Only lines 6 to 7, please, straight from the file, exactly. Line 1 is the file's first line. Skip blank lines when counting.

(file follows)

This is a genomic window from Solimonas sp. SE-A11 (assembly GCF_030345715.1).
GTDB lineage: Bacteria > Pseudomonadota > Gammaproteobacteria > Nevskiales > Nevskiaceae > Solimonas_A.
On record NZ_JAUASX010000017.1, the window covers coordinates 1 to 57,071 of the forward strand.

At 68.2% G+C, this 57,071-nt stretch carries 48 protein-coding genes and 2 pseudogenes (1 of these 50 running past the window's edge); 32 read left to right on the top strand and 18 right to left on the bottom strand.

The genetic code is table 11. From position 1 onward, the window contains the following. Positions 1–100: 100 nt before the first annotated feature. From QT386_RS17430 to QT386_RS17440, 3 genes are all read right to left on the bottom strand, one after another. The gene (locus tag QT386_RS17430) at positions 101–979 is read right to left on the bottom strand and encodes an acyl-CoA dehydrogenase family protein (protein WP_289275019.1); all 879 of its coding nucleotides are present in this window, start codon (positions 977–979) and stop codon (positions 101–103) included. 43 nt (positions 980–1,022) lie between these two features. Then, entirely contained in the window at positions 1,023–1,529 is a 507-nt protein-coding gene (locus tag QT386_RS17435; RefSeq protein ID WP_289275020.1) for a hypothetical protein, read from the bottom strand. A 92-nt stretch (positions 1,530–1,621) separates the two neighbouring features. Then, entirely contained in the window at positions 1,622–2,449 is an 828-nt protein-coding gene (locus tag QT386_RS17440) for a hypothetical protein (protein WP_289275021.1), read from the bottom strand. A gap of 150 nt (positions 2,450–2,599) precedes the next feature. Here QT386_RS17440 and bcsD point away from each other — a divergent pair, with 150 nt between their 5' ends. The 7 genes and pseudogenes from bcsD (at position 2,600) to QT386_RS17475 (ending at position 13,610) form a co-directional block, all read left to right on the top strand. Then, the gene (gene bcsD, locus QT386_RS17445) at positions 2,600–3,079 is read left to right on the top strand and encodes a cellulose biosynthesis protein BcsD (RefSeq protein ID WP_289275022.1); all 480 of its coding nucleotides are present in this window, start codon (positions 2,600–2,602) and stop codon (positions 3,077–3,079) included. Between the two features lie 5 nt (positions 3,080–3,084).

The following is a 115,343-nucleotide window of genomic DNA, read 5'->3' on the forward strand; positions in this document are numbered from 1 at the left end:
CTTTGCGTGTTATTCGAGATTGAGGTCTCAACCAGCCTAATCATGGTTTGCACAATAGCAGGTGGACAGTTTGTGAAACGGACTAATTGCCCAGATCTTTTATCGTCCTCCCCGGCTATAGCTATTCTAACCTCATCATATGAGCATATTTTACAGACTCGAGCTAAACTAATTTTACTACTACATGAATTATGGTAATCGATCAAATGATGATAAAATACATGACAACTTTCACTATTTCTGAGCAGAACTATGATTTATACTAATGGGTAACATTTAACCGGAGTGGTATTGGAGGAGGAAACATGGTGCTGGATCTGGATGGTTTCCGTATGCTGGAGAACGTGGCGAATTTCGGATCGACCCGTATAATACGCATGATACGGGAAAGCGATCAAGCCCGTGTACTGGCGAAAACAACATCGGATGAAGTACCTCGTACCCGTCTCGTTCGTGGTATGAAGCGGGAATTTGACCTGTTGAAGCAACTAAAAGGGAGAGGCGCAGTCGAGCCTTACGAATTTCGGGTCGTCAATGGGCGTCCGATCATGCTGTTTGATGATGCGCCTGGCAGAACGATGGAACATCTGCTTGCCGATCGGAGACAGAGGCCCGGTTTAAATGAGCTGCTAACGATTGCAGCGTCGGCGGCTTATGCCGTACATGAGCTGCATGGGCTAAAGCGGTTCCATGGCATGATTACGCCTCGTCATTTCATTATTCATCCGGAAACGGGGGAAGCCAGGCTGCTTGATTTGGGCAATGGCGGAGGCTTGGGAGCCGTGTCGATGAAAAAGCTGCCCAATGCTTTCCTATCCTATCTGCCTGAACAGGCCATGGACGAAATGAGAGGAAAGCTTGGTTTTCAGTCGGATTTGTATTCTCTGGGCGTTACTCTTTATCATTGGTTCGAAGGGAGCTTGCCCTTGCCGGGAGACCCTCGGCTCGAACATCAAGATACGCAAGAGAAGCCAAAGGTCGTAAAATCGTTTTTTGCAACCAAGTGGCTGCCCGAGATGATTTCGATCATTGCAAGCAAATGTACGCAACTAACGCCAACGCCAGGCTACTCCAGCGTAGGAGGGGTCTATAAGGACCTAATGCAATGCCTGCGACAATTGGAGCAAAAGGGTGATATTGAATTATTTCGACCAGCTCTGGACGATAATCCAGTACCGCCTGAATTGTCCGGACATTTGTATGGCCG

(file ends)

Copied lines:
The following is a 115,343-nucleotide window of genomic DNA, read 5'->3' on the forward strand; positions in this document are numbered from 1 at the left end:
CTTTGCGTGTTATTCGAGATTGAGGTCTCAACCAGCCTAATCATGGTTTGCACAATAGCAGGTGGACAGTTTGTGAAACGGACTAATTGCCCAGATCTTTTATCGTCCTCCCCGGCTATAGCTATTCTAACCTCATCATATGAGCATATTTTACAGACTCGAGCTAAACTAATTTTACTACTACATGAATTATGGTAATCGATCAAATGATGATAAAATACATGACAACTTTCACTATTTCTGAGCAGAACTATGATTTATACTAATGGGTAACATTTAACCGGAGTGGTATTGGAGGAGGAAACATGGTGCTGGATCTGGATGGTTTCCGTATGCTGGAGAACGTGGCGAATTTCGGATCGACCCGTATAATACGCATGATACGGGAAAGCGATCAAGCCCGTGTACTGGCGAAAACAACATCGGATGAAGTACCTCGTACCCGTCTCGTTCGTGGTATGAAGCGGGAATTTGACCTGTTGAAGCAACTAAAAGGGAGAGGCGCAGTCGAGCCTTACGAATTTCGGGTCGTCAATGGGCGTCCGATCATGCTGTTTGATGATGCGCCTGGCAGAACGATGGAACATCTGCTTGCCGATCGGAGACAGAGGCCCGGTTTAAATGAGCTGCTAACGATTGCAGCGTCGGCGGCTTATGCCGTACATGAGCTGCATGGGCTAAAGCGGTTCCATGGCATGATTACGCCTCGTCATTTCATTATTCATCCGGAAACGGGGGAAGCCAGGCTGCTTGATTTGGGCAATGGCGGAGGCTTGGGAGCCGTGTCGATGAAAAAGCTGCCCAATGCTTTCCTATCCTATCTGCCTGAACAGGCCATGGACGAAATGAGAGGAAAGCTTGGTTTTCAGTCGGATTTGTATTCTCTGGGCGTTACTCTTTATCATTGGTTCGAAGGGAGCTTGCCCTTGCCGGGAGACCCTCGGCTCGAACATCAAGATACGCAAGAGAAGCCAAAGGTCGTAAAATCGTTTTTTGCAACCAAGTGGCTGCCCGAGATGATTTCGATCATTGCAAGCAAATGTACGCAACTAACGCCAACGCCAGGCTACTCCAGCGTAGGAGGGGTCTATAAGGACCTAATGCAATGCCTGCGACAATTGGAGCAAAAGGGTGATATTGAATTATTTCGACCAGCTCTGGACGATAATCCAGTACCGCCTGAATTGTCCGGACATTTGTATGGCCG